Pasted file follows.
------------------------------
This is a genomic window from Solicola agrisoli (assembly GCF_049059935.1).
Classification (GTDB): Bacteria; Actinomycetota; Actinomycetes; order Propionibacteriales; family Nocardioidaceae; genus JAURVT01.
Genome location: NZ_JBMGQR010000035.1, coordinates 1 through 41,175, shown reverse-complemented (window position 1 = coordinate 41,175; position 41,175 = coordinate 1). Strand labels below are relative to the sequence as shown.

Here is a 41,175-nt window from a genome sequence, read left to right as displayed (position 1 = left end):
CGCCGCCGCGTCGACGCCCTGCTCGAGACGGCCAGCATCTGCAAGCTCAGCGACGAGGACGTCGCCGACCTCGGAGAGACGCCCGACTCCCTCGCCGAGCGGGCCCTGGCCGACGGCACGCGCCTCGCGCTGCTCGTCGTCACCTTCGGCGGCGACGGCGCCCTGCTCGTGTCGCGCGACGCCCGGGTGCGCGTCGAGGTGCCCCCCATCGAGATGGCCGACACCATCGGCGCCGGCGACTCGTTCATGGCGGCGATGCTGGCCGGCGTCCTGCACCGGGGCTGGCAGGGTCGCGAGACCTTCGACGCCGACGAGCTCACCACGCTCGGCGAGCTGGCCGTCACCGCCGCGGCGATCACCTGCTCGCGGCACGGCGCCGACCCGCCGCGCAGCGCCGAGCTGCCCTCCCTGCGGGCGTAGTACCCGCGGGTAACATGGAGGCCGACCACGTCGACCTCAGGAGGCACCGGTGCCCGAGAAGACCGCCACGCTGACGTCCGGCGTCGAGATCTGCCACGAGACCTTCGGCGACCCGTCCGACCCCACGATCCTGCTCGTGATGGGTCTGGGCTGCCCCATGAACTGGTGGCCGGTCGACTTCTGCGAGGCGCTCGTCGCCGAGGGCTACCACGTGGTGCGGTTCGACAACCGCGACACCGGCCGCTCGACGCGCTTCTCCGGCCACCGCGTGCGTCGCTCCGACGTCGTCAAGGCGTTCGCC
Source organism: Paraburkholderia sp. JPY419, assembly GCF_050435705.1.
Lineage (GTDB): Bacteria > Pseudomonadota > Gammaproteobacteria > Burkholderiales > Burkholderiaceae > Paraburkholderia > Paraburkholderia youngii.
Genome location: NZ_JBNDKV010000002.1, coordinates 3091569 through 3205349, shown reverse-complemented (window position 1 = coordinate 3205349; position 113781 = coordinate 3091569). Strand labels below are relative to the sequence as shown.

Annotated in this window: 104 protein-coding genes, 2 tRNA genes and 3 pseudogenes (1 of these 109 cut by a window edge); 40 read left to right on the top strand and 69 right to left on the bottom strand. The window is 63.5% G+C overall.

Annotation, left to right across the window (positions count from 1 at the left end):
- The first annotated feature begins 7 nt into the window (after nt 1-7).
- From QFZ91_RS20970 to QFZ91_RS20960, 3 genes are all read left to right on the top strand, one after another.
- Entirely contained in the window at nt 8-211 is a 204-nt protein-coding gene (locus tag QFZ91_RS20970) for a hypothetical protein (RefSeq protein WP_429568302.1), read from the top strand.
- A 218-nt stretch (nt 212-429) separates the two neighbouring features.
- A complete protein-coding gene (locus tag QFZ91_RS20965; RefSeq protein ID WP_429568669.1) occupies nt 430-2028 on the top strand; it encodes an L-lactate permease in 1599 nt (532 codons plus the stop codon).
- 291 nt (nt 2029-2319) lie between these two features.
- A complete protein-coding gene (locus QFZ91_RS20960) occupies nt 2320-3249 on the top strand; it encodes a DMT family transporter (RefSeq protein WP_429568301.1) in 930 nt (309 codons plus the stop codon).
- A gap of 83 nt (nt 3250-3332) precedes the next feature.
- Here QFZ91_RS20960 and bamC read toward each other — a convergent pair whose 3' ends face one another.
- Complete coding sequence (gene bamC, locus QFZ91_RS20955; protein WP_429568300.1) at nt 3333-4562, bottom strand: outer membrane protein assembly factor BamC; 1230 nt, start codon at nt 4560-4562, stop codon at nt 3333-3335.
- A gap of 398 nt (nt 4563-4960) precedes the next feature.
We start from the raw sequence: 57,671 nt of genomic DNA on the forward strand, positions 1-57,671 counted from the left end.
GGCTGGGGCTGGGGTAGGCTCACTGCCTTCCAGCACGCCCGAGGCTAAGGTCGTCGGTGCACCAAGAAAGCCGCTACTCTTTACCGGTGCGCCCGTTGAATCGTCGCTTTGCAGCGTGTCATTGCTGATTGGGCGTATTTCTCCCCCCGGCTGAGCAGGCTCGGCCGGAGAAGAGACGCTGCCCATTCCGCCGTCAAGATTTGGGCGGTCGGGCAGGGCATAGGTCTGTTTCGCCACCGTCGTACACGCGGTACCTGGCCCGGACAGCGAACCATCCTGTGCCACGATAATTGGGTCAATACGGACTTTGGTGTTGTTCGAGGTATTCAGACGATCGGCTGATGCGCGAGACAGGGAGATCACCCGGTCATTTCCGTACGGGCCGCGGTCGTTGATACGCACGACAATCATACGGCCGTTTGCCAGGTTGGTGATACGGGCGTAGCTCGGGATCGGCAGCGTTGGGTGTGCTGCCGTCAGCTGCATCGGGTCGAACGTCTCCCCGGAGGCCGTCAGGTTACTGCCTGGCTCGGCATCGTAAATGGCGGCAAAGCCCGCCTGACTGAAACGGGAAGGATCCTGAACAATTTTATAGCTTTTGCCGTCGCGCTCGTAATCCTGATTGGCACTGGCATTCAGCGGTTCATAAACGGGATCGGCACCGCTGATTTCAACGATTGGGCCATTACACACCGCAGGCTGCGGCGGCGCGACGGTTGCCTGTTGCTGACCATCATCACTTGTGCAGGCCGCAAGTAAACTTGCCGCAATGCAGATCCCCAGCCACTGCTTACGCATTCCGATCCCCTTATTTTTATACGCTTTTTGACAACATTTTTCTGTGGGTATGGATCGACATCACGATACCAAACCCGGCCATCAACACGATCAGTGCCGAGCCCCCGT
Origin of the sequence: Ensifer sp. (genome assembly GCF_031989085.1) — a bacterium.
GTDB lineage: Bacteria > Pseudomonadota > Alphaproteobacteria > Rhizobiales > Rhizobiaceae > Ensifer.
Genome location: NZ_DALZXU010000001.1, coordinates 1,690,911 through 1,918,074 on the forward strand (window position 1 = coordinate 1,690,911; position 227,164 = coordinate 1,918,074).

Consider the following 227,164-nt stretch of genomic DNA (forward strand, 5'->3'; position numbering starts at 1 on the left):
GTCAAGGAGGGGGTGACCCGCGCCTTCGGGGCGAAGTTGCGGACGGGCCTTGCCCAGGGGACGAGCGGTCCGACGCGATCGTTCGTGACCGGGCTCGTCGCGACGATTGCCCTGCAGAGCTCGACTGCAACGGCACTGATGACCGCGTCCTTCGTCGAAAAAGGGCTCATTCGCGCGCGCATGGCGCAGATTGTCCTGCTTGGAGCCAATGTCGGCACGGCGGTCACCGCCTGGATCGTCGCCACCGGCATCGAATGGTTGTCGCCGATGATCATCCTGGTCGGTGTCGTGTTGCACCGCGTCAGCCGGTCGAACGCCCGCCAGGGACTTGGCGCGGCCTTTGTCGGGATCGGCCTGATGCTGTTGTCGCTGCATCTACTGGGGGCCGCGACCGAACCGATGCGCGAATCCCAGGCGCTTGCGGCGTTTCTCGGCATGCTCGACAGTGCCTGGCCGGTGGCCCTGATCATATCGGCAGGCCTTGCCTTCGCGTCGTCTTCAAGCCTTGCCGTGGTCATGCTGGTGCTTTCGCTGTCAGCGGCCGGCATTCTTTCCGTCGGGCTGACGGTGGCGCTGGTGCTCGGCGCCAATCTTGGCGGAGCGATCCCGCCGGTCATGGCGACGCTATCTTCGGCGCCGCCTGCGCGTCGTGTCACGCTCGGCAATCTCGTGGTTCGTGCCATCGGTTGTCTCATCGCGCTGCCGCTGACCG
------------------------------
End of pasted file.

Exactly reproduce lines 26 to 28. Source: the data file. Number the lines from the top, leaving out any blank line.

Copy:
Genome location: NZ_DALZXU010000001.1, coordinates 1,690,911 through 1,918,074 on the forward strand (window position 1 = coordinate 1,690,911; position 227,164 = coordinate 1,918,074).

Consider the following 227,164-nt stretch of genomic DNA (forward strand, 5'->3'; position numbering starts at 1 on the left):
GTCAAGGAGGGGGTGACCCGCGCCTTCGGGGCGAAGTTGCGGACGGGCCTTGCCCAGGGGACGAGCGGTCCGACGCGATCGTTCGTGACCGGGCTCGTCGCGACGATTGCCCTGCAGAGCTCGACTGCAACGGCACTGATGACCGCGTCCTTCGTCGAAAAAGGGCTCATTCGCGCGCGCATGGCGCAGATTGTCCTGCTTGGAGCCAATGTCGGCACGGCGGTCACCGCCTGGATCGTCGCCACCGGCATCGAATGGTTGTCGCCGATGATCATCCTGGTCGGTGTCGTGTTGCACCGCGTCAGCCGGTCGAACGCCCGCCAGGGACTTGGCGCGGCCTTTGTCGGGATCGGCCTGATGCTGTTGTCGCTGCATCTACTGGGGGCCGCGACCGAACCGATGCGCGAATCCCAGGCGCTTGCGGCGTTTCTCGGCATGCTCGACAGTGCCTGGCCGGTGGCCCTGATCATATCGGCAGGCCTTGCCTTCGCGTCGTCTTCAAGCCTTGCCGTGGTCATGCTGGTGCTTTCGCTGTCAGCGGCCGGCATTCTTTCCGTCGGGCTGACGGTGGCGCTGGTGCTCGGCGCCAATCTTGGCGGAGCGATCCCGCCGGTCATGGCGACGCTATCTTCGGCGCCGCCTGCGCGTCGTGTCACGCTCGGCAATCTCGTGGTTCGTGCCATCGGTTGTCTCATCGCGCTGCCGCTGACCG